What is ultraviolet (UV) light?

What is Ultraviolet light? What are the effects and applications?


What is the Electromagnetic spectrum?

Radiations coming from the sun to the earth’s surface in form of energy. These radiations transmitted in waves or particles at different wavelengths. This range is known as the electromagnetic spectrum. These radiations are:

  • Radio waves
  • Microwaves
  • Infrared
  • Visible light
  • Ultraviolet
  • X-rays
  • Gamma rays


What is ultraviolet (UV) light?

UV is a form of electromagnetic radiation. See the electromagnetic spectrum, UV range is between visible light and X-rays.

  • The wavelength range of UV: 10 to 400 nm
  • The frequency range of UV: 8 × 1014to 3 × 1016 Hz
  • Invisible for human eyes
  • Can damage living tissue

Categorization of UV light.

The UV light can be divided into the following three bands based on the band:

  1. UV-A: 315 to 400 nm
  2. UV-B: 280 to 315 nm
  3. UV-C: 100 to 280 nm

  • As per the statement of NTP, only 10 percent of sunlight is UV, and only about 3.33% of this 10% UV light reaches the ground.

  • The UV light from the sun to the earth’s surface is 95 % UVA, 5% UVB, and no measurable UVC.

  • The reason behind no UVC from the sun to earth’s surface is ozone, molecular oxygen, and water vapor in the upper atmosphere, they absorb the shortest UV wavelengths

  • Vacuum or extreme UV: Radiations with wavelengths from 10 nm to 180 nm. These wavelengths are blocked by air, and they only propagate in a vacuum.

Theories and Calculation

Quantum theory: The rate of the energy of one joule (J) per second is optical power (W). Optical power is a function of both the number of photons and the wavelength. Each photon carries energy can be described by Planck’s equation:

Q = hc/λ

Where Q is the photon energy (joules),

h is Planck’s constant = 6.623 x 10-34 J s, and

λ is the wavelength of radiation (m)

c is the speed of light = 2.998 x 108 m s-1


Question: Find the type of radiation of a UV photon with energy as 6.9 × 10-19 Joule?

Solution:  As per Planck’s equation the photon’s energy is proportional to its wavelength:

Q = hc/λ

Put the value in the above equation:

6.9 × 10-19 = (6.623 × 10-34 × 2.998 x 108) / λ

λ = 2.88 × 10-7 m = 288 × 10-9 m = 288 nm

λ = 288 nm (this wavelength falls under the region of UVB

How to measure the intensity of light?

For visible light:

The illuminance of light (that humans can see) can measure by a lux meter. Lux is the unit measure used to describe the number of lumens falling on a square meter.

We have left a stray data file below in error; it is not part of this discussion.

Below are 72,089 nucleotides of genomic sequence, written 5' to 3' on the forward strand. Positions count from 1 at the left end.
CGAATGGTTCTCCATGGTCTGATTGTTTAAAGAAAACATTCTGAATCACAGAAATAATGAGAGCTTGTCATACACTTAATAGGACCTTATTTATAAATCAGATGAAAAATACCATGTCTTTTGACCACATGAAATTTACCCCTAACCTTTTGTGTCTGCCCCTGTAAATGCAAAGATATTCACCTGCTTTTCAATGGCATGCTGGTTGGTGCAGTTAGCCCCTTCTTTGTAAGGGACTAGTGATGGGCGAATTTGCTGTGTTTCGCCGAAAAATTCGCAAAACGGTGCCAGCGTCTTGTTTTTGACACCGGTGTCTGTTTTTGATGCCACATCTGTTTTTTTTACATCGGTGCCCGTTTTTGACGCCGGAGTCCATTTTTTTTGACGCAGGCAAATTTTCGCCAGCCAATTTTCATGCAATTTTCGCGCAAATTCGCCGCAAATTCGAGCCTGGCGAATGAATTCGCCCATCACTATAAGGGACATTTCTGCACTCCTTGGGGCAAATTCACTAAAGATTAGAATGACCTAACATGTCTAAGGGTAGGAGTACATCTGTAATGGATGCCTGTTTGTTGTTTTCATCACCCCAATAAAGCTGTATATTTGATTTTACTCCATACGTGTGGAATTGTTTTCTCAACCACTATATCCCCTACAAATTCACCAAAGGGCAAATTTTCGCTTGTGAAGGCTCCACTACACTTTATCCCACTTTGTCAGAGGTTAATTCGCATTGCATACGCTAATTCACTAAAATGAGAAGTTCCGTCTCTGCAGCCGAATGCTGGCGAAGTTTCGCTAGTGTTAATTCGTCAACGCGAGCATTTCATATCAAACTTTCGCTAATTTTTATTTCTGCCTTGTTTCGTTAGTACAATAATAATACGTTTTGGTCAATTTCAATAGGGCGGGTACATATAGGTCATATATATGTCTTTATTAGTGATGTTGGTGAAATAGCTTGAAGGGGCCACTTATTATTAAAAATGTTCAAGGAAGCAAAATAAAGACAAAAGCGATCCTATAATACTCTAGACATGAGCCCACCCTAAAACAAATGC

1 Lux = 1 lumens/m2

For example, a light source with 100 lumens is spread over 1 m2, which means the illuminance is 100 lux

A high-rated Android smartphone can also measure the illuminance of light in lux directly. Look at this screenshot of a mobile App.


 For UV light:

It is not simple to determine the light intensity besides of point source. The irradiation can measure only at the point where the target is located. UV radiometer can be used to measure the irradiation. UVB or UVA light sources irradiation intensity can be measured by the LS125 multi-probe UV lamp intensity meter. Read full article

What are the applications of UV light?

It has immense medical, analytical, and industrial applications. Some area of UV light applications is as below:

  • Photography
  • Electronics industry
  • Instrumentation and control
  • Energy
  • Analytical chemistry
  • Environment
  • Biology related research
  • Physics-related research
  • Photovoltaic cell
  • Food engineering
  • Photocatalytic reaction
  • Physiotherapy
  • Sterilization and disinfection
  • Air and water purification
  • Cancer treatment
  • Degradation of recalcitrant

Figure Sources:

  1. https://sites.google.com/a/coe.edu
  2. https://www.ccohs.ca


  1. https://www.researchgate.net
  2. https://www.livescience.com
  3. https://en.wikipedia.org
  4. https://www.livescience.com
  5. https://ntp.niehs.nih.gov
  6. https://www.linshangtech.com
  7. https://bioslighting.com
  8. http://www.albatrossuv.com
  9. https://www.apogeeinstruments.com

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